A very detailed and rather complex paper describing the association between alcohol consumption and cancer has been published in the BMJ by a large group of distinguished scientists.
It is based on data from the EPIC study in Europe, with a mean follow up of 8.8 years for more than 300,000 subjects. The authors describe an increase in risk of many cancers from alcohol intake, but do not give data permitting the detection of a threshold of intake for an adverse effect on cancer risk. The investigators conclude that "In western Europe, an important proportion of cases of cancer can be attributable to alcohol consumption, especially consumption higher than the recommended upper limits."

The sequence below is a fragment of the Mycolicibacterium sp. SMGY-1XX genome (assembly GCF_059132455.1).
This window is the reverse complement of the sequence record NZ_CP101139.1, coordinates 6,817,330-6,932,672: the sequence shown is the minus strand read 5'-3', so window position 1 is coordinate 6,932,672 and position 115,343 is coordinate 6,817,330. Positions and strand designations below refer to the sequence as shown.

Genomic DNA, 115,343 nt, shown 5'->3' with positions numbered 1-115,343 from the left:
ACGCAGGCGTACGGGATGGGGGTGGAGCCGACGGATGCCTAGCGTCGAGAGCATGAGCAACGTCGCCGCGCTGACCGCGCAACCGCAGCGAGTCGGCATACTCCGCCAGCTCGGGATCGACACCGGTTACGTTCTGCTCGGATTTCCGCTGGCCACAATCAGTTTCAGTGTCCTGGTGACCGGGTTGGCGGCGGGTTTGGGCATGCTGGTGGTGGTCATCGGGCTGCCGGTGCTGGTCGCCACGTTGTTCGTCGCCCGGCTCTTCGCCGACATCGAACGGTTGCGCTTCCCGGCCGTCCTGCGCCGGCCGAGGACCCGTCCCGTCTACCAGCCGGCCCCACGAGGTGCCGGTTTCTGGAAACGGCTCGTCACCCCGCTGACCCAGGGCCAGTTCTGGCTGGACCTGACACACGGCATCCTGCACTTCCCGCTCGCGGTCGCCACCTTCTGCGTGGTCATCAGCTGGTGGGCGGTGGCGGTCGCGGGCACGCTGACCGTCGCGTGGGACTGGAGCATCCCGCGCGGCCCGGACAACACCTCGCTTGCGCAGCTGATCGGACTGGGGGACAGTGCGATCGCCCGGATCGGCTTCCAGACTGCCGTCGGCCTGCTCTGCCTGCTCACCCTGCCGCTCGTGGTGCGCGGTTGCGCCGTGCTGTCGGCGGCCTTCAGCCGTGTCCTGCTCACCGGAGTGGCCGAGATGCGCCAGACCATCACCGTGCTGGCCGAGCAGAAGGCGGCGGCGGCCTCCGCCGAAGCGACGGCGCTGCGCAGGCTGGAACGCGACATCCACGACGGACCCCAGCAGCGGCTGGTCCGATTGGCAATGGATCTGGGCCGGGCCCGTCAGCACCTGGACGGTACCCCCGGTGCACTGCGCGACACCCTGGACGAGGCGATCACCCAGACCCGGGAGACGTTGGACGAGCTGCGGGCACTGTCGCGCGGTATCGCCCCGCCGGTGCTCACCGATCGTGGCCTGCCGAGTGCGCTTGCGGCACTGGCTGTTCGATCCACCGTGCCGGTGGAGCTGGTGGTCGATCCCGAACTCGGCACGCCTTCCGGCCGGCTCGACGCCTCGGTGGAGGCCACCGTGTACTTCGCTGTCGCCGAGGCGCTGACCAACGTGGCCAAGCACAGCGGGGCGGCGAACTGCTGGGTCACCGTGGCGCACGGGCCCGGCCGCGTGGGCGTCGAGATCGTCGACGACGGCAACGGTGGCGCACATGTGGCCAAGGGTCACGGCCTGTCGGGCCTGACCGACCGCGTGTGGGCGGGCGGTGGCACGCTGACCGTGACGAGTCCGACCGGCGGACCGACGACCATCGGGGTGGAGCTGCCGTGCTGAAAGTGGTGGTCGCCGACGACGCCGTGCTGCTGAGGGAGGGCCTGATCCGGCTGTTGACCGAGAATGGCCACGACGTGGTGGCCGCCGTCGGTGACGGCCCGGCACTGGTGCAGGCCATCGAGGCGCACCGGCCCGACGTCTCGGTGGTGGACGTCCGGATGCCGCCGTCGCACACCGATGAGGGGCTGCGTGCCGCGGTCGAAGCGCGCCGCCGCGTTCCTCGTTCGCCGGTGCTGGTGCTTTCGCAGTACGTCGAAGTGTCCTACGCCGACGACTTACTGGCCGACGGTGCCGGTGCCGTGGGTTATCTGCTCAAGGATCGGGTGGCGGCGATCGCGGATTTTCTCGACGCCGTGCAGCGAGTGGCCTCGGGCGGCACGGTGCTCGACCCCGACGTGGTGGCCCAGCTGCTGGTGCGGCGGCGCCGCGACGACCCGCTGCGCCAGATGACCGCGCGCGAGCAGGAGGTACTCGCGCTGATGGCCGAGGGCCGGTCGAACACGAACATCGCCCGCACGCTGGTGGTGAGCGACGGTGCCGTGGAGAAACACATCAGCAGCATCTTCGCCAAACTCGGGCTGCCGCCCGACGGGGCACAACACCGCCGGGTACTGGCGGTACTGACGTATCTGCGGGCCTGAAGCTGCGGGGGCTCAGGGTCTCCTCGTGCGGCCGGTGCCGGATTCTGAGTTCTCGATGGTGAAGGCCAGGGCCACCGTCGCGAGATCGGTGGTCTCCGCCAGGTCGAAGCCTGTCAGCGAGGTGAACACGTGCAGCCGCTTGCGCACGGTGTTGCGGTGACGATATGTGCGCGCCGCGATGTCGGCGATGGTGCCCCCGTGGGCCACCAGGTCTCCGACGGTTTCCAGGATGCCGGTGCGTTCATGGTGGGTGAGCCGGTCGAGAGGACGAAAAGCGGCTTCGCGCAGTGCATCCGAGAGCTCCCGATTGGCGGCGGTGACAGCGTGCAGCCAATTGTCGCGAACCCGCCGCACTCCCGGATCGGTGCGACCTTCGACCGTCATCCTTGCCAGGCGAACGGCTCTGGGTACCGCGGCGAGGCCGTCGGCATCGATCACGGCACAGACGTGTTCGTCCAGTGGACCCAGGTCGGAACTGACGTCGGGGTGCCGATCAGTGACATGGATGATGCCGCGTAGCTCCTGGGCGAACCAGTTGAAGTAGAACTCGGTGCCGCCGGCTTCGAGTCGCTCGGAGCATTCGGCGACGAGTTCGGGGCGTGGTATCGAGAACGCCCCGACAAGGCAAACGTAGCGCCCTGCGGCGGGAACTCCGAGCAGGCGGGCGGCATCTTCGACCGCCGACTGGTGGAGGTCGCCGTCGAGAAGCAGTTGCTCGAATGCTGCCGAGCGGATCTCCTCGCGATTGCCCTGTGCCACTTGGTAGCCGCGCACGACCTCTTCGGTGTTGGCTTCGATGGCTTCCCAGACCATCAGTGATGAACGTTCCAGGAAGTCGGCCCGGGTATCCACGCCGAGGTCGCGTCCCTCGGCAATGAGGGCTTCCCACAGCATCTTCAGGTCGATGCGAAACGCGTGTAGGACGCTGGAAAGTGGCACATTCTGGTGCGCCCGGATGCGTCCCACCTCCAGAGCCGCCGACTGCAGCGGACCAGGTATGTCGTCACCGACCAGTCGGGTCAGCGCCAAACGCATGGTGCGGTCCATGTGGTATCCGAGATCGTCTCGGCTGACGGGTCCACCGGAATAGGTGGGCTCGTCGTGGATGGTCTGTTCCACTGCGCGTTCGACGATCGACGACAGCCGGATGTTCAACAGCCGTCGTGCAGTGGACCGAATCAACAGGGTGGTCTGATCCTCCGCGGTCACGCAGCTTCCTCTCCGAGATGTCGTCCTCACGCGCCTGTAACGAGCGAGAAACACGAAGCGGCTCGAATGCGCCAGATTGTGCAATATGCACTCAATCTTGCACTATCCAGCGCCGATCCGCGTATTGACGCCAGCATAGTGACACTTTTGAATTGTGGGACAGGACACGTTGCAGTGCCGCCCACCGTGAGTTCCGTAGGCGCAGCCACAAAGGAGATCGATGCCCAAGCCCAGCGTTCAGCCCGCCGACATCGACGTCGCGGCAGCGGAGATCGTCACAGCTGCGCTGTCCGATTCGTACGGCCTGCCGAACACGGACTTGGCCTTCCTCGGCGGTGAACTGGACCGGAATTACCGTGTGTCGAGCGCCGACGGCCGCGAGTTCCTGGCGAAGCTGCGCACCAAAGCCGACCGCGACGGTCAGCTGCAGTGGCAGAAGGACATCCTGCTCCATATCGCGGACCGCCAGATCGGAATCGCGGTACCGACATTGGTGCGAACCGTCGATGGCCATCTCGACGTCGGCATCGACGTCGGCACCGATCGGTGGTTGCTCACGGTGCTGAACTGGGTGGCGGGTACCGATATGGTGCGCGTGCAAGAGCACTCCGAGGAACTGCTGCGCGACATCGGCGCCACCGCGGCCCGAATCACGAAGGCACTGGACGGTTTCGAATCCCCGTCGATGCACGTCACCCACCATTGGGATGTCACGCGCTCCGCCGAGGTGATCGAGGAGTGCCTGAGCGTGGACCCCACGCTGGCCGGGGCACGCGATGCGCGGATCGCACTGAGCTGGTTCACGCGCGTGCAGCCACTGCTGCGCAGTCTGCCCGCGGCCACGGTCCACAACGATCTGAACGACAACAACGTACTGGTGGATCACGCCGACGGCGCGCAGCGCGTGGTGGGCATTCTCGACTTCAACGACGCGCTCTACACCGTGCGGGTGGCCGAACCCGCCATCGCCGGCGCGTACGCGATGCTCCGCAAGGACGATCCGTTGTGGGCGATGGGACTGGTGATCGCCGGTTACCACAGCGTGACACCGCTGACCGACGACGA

Members of the Forum were concerned that the authors did not separate moderate consumption from heavy consumption for their main analyses, ignored the demonstrated benefits of moderate drinking on total mortality, and did not point out other environmental influences (such as smoking, diet, obesity, etc.) that often have much larger effects on the risk of many cancers than does alcohol consumption. The authors make broad statements such as 'alcohol has negative effects on total mortality', which is not supported by the data presented in their paper, and is contradicted by most large-scale population-based studies. Overall, while this paper supports the well-known association between heavy drinking and an increased risk of upper aero-digestive and certain other cancers, it adds little information useful for the prevention of most types of cancer.